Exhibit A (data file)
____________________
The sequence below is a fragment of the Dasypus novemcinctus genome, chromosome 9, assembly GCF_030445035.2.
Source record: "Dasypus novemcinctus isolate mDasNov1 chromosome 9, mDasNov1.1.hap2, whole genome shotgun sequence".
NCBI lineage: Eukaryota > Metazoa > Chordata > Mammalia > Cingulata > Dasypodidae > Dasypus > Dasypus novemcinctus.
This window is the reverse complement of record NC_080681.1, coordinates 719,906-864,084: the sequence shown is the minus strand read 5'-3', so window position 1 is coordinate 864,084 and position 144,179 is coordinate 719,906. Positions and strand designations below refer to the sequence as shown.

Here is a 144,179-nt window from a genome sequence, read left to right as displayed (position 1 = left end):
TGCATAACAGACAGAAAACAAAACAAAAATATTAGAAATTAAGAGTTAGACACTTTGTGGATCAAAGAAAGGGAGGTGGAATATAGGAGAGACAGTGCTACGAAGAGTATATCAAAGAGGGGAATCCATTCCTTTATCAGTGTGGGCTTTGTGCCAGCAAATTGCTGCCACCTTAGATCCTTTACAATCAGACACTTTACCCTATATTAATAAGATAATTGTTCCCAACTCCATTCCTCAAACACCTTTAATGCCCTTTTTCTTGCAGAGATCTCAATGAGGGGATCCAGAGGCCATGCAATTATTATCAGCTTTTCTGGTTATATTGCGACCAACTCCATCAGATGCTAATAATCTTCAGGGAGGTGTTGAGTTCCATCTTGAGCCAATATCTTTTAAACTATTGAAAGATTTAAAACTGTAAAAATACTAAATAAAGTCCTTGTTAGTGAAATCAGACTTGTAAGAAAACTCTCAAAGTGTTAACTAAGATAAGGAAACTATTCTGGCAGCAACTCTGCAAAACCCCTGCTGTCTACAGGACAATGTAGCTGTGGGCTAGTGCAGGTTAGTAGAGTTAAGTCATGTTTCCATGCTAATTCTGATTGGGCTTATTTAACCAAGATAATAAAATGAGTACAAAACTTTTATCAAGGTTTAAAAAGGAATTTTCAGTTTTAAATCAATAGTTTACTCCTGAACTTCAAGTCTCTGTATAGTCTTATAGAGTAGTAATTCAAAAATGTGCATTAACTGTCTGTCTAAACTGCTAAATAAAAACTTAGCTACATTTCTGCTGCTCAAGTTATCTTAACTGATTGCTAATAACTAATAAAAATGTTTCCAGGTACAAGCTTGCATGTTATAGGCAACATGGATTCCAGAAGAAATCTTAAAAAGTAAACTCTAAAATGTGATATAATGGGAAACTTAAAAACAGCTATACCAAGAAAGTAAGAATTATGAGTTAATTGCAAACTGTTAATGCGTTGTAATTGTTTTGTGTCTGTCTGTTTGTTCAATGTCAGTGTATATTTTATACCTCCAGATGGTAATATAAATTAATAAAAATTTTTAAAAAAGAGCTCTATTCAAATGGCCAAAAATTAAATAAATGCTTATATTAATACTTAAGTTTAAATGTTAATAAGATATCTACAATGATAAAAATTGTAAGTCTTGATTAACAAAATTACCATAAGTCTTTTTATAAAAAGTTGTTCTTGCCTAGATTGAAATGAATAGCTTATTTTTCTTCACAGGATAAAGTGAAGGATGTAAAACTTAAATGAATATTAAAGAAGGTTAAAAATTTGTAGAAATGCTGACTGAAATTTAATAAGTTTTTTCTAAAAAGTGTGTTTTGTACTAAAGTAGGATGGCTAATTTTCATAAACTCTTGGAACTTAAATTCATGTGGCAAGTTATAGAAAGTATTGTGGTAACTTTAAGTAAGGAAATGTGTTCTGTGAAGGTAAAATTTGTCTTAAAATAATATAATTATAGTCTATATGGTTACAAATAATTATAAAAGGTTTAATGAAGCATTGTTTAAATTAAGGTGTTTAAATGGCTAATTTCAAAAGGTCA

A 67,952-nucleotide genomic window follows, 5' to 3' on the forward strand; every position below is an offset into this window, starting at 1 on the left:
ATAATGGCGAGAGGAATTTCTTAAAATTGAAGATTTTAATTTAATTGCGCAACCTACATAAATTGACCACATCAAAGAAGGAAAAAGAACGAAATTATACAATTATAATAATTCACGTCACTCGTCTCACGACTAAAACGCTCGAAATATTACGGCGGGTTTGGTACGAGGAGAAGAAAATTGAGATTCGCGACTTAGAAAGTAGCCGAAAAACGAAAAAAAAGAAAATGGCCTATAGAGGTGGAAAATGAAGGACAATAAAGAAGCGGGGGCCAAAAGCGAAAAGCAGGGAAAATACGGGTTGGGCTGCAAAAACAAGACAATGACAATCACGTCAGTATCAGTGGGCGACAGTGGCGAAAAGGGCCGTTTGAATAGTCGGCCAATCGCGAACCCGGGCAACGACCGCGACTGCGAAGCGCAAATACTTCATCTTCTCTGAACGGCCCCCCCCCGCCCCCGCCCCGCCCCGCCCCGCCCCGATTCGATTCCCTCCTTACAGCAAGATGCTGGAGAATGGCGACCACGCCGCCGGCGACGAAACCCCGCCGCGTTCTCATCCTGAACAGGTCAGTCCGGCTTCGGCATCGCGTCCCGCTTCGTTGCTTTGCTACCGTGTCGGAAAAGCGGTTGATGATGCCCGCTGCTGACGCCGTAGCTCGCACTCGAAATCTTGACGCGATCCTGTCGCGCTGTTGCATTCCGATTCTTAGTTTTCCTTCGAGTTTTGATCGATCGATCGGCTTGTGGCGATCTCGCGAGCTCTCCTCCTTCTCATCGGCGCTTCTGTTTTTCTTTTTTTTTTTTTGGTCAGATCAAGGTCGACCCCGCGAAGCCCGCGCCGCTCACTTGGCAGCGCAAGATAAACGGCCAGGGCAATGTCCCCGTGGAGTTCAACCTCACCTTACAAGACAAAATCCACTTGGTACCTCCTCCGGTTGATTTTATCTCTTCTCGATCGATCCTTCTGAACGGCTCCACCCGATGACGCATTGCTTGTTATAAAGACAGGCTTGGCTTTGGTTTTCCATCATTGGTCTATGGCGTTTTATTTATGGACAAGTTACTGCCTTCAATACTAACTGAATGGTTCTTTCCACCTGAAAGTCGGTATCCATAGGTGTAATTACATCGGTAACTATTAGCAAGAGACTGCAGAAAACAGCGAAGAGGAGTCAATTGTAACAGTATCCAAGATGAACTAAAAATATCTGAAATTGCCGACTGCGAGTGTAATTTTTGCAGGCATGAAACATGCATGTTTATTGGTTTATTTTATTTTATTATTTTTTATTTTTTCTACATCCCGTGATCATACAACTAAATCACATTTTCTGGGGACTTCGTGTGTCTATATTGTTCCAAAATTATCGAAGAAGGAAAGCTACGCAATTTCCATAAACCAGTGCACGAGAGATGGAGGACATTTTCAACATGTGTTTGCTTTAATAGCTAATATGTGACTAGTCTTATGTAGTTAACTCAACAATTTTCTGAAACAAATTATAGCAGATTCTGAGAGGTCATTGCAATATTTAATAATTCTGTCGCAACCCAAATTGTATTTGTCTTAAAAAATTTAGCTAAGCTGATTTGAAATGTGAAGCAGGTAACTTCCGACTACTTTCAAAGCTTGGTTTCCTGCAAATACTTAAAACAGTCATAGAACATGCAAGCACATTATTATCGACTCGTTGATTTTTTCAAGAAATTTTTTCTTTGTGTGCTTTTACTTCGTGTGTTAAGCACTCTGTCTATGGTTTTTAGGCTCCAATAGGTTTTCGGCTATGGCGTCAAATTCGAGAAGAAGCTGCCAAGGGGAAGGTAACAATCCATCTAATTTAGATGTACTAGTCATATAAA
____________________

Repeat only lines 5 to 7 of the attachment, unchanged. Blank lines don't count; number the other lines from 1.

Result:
Here is a 144,179-nt window from a genome sequence, read left to right as displayed (position 1 = left end):
TGCATAACAGACAGAAAACAAAACAAAAATATTAGAAATTAAGAGTTAGACACTTTGTGGATCAAAGAAAGGGAGGTGGAATATAGGAGAGACAGTGCTACGAAGAGTATATCAAAGAGGGGAATCCATTCCTTTATCAGTGTGGGCTTTGTGCCAGCAAATTGCTGCCACCTTAGATCCTTTACAATCAGACACTTTACCCTATATTAATAAGATAATTGTTCCCAACTCCATTCCTCAAACACCTTTAATGCCCTTTTTCTTGCAGAGATCTCAATGAGGGGATCCAGAGGCCATGCAATTATTATCAGCTTTTCTGGTTATATTGCGACCAACTCCATCAGATGCTAATAATCTTCAGGGAGGTGTTGAGTTCCATCTTGAGCCAATATCTTTTAAACTATTGAAAGATTTAAAACTGTAAAAATACTAAATAAAGTCCTTGTTAGTGAAATCAGACTTGTAAGAAAACTCTCAAAGTGTTAACTAAGATAAGGAAACTATTCTGGCAGCAACTCTGCAAAACCCCTGCTGTCTACAGGACAATGTAGCTGTGGGCTAGTGCAGGTTAGTAGAGTTAAGTCATGTTTCCATGCTAATTCTGATTGGGCTTATTTAACCAAGATAATAAAATGAGTACAAAACTTTTATCAAGGTTTAAAAAGGAATTTTCAGTTTTAAATCAATAGTTTACTCCTGAACTTCAAGTCTCTGTATAGTCTTATAGAGTAGTAATTCAAAAATGTGCATTAACTGTCTGTCTAAACTGCTAAATAAAAACTTAGCTACATTTCTGCTGCTCAAGTTATCTTAACTGATTGCTAATAACTAATAAAAATGTTTCCAGGTACAAGCTTGCATGTTATAGGCAACATGGATTCCAGAAGAAATCTTAAAAAGTAAACTCTAAAATGTGATATAATGGGAAACTTAAAAACAGCTATACCAAGAAAGTAAGAATTATGAGTTAATTGCAAACTGTTAATGCGTTGTAATTGTTTTGTGTCTGTCTGTTTGTTCAATGTCAGTGTATATTTTATACCTCCAGATGGTAATATAAATTAATAAAAATTTTTAAAAAAGAGCTCTATTCAAATGGCCAAAAATTAAATAAATGCTTATATTAATACTTAAGTTTAAATGTTAATAAGATATCTACAATGATAAAAATTGTAAGTCTTGATTAACAAAATTACCATAAGTCTTTTTATAAAAAGTTGTTCTTGCCTAGATTGAAATGAATAGCTTATTTTTCTTCACAGGATAAAGTGAAGGATGTAAAACTTAAATGAATATTAAAGAAGGTTAAAAATTTGTAGAAATGCTGACTGAAATTTAATAAGTTTTTTCTAAAAAGTGTGTTTTGTACTAAAGTAGGATGGCTAATTTTCATAAACTCTTGGAACTTAAATTCATGTGGCAAGTTATAGAAAGTATTGTGGTAACTTTAAGTAAGGAAATGTGTTCTGTGAAGGTAAAATTTGTCTTAAAATAATATAATTATAGTCTATATGGTTACAAATAATTATAAAAGGTTTAATGAAGCATTGTTTAAATTAAGGTGTTTAAATGGCTAATTTCAAAAGGTCA

A 67,952-nucleotide genomic window follows, 5' to 3' on the forward strand; every position below is an offset into this window, starting at 1 on the left: